Pet fees are another financial burden. While it is nice to have the fees upfront, more fees can hinder better applicants. These fees are one-time, regardless the duration of leasing.
However, pet rent is more affordable for tenant’s monthly budget. Landlords have an opportunity to earn more income during the long run. Generally considered a win-win for all parties.
What Should I Charge?
Decide which model you prefer best: pet deposit, pet fees or pet rent.
If you proceed with pet deposit, understand your state laws about security and pet deposits. For example, California pet deposit laws are impacted by security deposit rules. Landlords cannot charge more than two-times rent for all deposits combined.
If pet fee, charging between $250 and $500 is typical. Some states have regulations on amount of fees allowed. Also, consider your total asking price for tenants initial first month. It is important not to price yourself out of the market because of the pets.
Pet rent is $25-50 per month. Per pet. Consider a discount since a lot of tenants have more than 1.
Offer a discount!
When landlords have applicants they like, consider a discount. This builds a relationship between both parties and is seen as good will. An important step to becoming a good landlord. Discounts can be used to entice the tenants to make quick decisions. Or, to increase their interest in the property.
Insurance and Pet-Friendly Properties
Prior to allowing pets on the property, landlords need to consult with their insurance company. Your policy will state coverage for any injuries or damages that are a direct result of an animal.
Landlords should require tenants to get renter’s insurance that includes pet-related damages. This needs to include destruction as well as bites or physical harm.
Improve Your Odds
72% of tenants have pets. People love their fur babies!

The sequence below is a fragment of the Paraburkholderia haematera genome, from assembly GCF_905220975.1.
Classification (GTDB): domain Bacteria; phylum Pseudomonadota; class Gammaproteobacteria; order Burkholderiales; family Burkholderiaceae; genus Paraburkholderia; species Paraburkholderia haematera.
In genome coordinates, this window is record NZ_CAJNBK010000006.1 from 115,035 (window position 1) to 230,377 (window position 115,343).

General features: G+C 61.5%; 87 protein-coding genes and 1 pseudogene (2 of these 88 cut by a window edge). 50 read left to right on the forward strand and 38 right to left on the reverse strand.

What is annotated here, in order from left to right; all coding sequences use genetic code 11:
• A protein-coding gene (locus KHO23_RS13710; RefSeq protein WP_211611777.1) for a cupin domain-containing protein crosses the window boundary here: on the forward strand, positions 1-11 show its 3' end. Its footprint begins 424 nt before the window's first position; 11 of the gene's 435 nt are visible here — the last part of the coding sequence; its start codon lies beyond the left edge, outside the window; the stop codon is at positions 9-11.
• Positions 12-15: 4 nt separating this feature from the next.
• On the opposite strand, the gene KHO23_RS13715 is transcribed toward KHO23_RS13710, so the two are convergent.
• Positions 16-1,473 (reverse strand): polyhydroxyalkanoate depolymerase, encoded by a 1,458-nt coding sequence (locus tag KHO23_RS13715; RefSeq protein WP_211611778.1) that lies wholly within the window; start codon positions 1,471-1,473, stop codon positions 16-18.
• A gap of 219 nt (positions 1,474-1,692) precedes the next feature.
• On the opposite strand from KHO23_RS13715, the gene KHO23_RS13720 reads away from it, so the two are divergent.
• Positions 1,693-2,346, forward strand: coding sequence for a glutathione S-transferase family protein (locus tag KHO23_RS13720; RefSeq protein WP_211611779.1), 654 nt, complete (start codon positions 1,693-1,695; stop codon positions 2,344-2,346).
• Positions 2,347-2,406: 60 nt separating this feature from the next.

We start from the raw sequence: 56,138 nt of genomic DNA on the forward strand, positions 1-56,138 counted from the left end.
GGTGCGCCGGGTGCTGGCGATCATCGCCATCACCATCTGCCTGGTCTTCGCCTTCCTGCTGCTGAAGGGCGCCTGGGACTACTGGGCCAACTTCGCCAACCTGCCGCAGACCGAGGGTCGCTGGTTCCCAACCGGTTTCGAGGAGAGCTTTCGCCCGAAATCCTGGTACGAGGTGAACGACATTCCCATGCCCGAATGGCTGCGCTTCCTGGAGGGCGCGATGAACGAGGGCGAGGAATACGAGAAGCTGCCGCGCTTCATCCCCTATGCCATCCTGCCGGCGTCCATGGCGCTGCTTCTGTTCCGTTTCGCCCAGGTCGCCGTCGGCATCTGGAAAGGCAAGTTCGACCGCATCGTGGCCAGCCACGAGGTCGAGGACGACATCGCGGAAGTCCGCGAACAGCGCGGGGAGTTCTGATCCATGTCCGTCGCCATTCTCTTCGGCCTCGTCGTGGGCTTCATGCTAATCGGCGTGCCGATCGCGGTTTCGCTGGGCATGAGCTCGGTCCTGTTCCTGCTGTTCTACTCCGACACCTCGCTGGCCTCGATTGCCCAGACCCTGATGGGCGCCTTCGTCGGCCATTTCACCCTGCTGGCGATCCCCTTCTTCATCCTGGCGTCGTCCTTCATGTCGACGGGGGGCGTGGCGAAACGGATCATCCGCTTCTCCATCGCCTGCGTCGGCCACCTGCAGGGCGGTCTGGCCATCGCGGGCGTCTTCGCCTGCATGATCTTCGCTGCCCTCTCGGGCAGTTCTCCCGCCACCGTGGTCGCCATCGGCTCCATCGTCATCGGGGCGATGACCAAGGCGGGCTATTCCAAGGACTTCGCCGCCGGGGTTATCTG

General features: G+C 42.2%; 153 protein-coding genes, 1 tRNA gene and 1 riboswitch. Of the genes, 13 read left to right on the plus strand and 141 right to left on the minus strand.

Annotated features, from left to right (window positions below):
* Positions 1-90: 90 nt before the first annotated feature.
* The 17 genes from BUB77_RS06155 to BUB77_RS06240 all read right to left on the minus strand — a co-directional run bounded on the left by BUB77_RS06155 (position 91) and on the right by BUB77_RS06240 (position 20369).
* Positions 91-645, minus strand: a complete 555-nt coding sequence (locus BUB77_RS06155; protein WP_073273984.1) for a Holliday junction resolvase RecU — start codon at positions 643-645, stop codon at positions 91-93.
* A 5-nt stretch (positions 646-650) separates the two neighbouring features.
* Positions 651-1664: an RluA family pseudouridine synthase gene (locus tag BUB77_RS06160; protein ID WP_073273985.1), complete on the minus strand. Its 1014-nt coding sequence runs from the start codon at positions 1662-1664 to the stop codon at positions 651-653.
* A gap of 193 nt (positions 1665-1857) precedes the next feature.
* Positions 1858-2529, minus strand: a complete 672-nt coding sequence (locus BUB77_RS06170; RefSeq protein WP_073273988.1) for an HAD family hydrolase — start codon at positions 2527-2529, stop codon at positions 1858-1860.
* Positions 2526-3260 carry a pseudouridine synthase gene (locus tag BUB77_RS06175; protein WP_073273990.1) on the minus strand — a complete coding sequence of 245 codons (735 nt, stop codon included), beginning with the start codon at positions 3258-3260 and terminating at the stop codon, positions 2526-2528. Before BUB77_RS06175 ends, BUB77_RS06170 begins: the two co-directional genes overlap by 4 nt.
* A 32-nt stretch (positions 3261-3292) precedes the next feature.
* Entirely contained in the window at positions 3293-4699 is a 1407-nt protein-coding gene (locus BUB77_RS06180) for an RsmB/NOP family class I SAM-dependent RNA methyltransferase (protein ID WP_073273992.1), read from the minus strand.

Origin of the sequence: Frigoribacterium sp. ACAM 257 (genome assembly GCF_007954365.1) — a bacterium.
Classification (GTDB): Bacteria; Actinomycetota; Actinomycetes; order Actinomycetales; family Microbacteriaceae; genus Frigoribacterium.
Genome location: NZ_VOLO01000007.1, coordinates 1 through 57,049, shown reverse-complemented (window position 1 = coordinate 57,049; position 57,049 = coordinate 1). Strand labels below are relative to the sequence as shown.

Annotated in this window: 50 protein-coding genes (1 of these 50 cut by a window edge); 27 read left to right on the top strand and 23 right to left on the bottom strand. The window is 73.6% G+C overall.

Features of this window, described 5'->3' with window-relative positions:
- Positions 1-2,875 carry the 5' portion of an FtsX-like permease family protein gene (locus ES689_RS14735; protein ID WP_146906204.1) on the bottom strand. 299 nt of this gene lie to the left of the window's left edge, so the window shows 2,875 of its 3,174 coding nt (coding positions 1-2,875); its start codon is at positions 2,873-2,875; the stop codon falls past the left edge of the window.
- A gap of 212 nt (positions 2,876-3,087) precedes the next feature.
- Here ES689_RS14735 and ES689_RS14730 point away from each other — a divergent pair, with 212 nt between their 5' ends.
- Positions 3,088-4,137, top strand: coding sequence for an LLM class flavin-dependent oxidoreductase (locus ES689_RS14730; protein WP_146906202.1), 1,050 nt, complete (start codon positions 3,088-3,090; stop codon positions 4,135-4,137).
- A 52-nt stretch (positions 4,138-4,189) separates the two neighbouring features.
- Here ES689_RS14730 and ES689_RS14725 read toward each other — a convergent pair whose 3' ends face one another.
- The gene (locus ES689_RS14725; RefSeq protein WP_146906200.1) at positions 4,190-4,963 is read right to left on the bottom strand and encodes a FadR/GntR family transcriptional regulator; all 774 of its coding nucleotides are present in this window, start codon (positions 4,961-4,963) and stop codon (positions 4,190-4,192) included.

Capitalize on the pet market by advertising your property as pet-friendly. This is a desirable search term for tenants. Especially tenants with larger dogs that need space to run and play. If you want to truly stand out in the market, allow breeds that are socially deemed ‘aggressive’. These owners have difficulty finding rentals that allow their breeds.
Please educate yourself on dog stereotypes. Pit bulls are extremely kind animals that sadly get a bad rep.
Our suggestions for improving your odds of success with any pet tenants:
- Recommendation letters: Have the previous landlords and neighbors provide recommendations
- Obedience Training: It never hurts to provide proof your dog is trained.
- Renters Insurance: Renters insurance is a good idea. However, with pets, it should be a requirement. Tenants should also have renters pet insurance to help cover excessive damages. Request a copy of their insurance.
- Pet Interview: Meet the pet in-person! This provides reassurance the pet is friendly and you can see their energy in person. If you go to their existing residency, look for any damage.
Know Your State Laws
Stated throughout this blog, always follow your state law!
Service and companion pets are both protected classes. Learn your limitations as landlord to best accommodate these applicants.
Every state has different policies for max deposits. Some times that includes security deposit. Understand your max to avoid getting in trouble.
If you are a pet lover yourself, you will understand the importance of a furry loved one. As a landlord, pets are an incredible opportunity to increase income for rental properties.
Landlords need to consider their tenants up-front expenses as well as long-term opportunities. Pet rent reduces the cash required for move-in and will increase their monthly rent for the entire duration.
Keep it affordable. Meet the pet. Know a standard security deposit often covers pet damage.
Now, catch the ball!